Our team based in Seattle conducted a comprehensive review including evolving trends in the management of Merkel cell carcinoma (MCC). This summary covers key decision points, including recommended work-up during initial diagnosis, treatment options for MCC when it’s in one place or has spread, management of recurrent MCC, and new treatments that are showing promise with fewer side effects and good results. This review gives valuable information on how to handle MCC overall and emphasizes new methods that are effective and less toxic on patients.
Paraneoplastic syndromes (PNS) are commonly associated with neuroendocrine cancers, such as small cell lung cancer.
We examined the association of PNS in Merkel cell carcinoma (MCC), a rare neuroendocrine skin cancer.
We identified PNS associated with MCC based on chart review of a Seattle-based repository and examined the incidence of MCC-associated hyponatremia in an independent cohort within Kaiser Permanente Northern California.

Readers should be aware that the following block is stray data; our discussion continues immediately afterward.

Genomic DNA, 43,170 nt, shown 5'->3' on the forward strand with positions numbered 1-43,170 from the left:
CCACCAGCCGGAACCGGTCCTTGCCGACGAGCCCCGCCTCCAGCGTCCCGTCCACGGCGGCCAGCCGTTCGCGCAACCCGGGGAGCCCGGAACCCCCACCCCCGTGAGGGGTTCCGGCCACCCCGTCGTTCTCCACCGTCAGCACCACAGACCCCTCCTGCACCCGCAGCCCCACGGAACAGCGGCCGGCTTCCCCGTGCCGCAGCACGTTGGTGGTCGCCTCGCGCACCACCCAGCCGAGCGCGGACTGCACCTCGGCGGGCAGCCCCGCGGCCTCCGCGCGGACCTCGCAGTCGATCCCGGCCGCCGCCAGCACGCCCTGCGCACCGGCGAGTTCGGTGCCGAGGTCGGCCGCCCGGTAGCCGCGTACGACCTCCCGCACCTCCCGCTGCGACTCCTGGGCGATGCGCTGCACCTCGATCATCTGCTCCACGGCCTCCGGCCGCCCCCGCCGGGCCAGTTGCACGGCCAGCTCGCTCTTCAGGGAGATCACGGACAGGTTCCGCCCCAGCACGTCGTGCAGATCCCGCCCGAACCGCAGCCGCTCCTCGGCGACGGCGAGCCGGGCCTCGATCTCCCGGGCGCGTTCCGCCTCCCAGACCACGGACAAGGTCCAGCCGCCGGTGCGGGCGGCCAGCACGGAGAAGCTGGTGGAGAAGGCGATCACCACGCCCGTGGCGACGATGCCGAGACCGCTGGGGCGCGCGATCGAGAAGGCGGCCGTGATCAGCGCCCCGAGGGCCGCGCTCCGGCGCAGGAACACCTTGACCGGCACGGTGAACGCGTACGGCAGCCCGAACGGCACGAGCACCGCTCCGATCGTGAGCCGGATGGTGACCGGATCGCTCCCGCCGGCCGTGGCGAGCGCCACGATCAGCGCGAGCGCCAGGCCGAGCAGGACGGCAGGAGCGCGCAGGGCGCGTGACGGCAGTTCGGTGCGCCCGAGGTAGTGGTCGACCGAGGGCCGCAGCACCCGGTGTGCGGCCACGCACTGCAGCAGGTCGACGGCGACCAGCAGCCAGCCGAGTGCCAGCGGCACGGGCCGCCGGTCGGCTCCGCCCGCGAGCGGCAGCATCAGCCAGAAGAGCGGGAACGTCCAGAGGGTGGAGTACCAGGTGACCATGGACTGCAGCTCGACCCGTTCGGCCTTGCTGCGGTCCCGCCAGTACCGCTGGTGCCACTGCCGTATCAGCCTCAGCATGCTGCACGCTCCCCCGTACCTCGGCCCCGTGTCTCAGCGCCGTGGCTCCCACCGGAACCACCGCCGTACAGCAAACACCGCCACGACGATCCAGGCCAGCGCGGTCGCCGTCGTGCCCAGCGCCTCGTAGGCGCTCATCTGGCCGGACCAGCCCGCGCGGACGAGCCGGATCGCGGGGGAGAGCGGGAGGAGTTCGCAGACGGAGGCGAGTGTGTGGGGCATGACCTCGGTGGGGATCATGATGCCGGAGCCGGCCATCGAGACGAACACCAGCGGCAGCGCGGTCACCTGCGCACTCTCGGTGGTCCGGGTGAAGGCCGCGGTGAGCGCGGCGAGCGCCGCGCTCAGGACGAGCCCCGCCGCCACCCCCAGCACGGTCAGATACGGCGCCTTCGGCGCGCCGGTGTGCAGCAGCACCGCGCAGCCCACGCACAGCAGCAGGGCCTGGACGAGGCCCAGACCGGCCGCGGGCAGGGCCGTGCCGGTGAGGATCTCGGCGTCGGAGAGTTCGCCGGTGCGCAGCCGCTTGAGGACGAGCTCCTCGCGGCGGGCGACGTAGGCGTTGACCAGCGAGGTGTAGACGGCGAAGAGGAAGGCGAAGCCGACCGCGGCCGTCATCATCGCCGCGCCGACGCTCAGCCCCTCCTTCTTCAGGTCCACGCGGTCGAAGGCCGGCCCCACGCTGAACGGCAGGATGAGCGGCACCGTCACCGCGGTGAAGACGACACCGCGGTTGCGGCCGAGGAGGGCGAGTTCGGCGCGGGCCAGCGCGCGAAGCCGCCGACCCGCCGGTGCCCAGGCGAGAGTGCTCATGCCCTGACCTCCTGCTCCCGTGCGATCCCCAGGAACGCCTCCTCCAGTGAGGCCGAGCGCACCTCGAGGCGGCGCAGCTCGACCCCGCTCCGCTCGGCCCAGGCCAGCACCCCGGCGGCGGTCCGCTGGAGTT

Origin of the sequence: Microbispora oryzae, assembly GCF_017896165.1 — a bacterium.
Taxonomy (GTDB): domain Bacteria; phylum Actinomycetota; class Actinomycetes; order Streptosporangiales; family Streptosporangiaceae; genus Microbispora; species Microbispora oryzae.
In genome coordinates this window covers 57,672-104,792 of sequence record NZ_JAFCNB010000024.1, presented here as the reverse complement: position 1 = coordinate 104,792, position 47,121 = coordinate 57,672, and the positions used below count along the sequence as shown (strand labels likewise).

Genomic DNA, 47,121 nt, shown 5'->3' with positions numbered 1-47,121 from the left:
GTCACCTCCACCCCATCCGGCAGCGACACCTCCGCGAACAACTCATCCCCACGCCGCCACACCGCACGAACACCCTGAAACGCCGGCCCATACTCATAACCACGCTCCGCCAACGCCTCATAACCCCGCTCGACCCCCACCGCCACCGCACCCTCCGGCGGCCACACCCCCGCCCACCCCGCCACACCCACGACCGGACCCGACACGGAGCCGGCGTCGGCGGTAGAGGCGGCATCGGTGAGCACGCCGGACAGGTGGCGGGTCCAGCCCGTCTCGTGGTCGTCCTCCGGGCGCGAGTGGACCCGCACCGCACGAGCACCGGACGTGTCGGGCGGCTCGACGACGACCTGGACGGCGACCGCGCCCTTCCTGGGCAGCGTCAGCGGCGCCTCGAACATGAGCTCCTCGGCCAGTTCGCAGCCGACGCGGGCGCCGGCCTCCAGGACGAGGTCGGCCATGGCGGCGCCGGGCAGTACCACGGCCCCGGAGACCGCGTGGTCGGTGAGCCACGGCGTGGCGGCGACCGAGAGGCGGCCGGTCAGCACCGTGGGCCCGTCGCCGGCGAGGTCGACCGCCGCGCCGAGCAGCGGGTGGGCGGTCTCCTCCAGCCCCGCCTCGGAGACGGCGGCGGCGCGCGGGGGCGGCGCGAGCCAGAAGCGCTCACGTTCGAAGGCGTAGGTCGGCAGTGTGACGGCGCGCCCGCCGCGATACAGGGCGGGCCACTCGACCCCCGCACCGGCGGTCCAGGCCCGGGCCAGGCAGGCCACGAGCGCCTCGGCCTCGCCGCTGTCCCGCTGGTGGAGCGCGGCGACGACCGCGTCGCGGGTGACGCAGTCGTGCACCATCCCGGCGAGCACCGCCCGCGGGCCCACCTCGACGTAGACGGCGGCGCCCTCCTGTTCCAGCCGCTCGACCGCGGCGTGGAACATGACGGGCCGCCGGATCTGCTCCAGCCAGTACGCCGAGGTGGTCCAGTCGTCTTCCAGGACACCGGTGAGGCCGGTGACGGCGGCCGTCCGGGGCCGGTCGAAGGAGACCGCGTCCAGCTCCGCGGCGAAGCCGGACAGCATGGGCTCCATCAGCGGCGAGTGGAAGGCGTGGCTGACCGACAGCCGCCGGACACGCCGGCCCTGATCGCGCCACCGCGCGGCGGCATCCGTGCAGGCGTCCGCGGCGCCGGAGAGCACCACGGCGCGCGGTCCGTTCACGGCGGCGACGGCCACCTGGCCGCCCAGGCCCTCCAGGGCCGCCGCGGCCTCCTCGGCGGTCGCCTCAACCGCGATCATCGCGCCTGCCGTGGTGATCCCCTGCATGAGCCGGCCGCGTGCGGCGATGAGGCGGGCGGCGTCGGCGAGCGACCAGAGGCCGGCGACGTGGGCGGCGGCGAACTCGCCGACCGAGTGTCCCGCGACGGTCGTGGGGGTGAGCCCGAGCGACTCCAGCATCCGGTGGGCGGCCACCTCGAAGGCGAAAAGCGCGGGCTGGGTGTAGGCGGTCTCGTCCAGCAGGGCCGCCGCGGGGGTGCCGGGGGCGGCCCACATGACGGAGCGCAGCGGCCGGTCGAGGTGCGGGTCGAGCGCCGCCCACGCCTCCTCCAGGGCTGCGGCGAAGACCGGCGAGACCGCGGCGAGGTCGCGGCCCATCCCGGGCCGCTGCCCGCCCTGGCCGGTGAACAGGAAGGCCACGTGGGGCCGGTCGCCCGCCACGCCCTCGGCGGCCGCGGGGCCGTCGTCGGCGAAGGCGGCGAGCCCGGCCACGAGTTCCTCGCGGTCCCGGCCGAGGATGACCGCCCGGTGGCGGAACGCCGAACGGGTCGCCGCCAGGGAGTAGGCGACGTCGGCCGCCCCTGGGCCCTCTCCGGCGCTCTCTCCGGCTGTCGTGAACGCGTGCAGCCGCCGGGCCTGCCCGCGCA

Eight PNS cases were identified from the Seattle repository. Three distinct PNS types were observed: cerebellar degeneration (1 case), Lambert-Eaton myasthenic syndrome (2 cases), and malignancy-associated hyponatremia (5 cases). Moreover, the incidence of severe hyponatremia (serum sodium <125 mmol/L) coincident with MCC was identified among 4.3% (9 of 211) patients with MCC in the Kaiser Permanente Northern California cohort.
We did not have access to complete medical records on all patients so it was not possible to determine the prevalence of PNS in MCC.
MCC can be associated with PNS similar to those found in other neuroendocrine cancers. Clinicians should be aware of these presentations as PNS often precede the identification of the underlying malignancy and usually resolve with appropriate treatment of the cancer.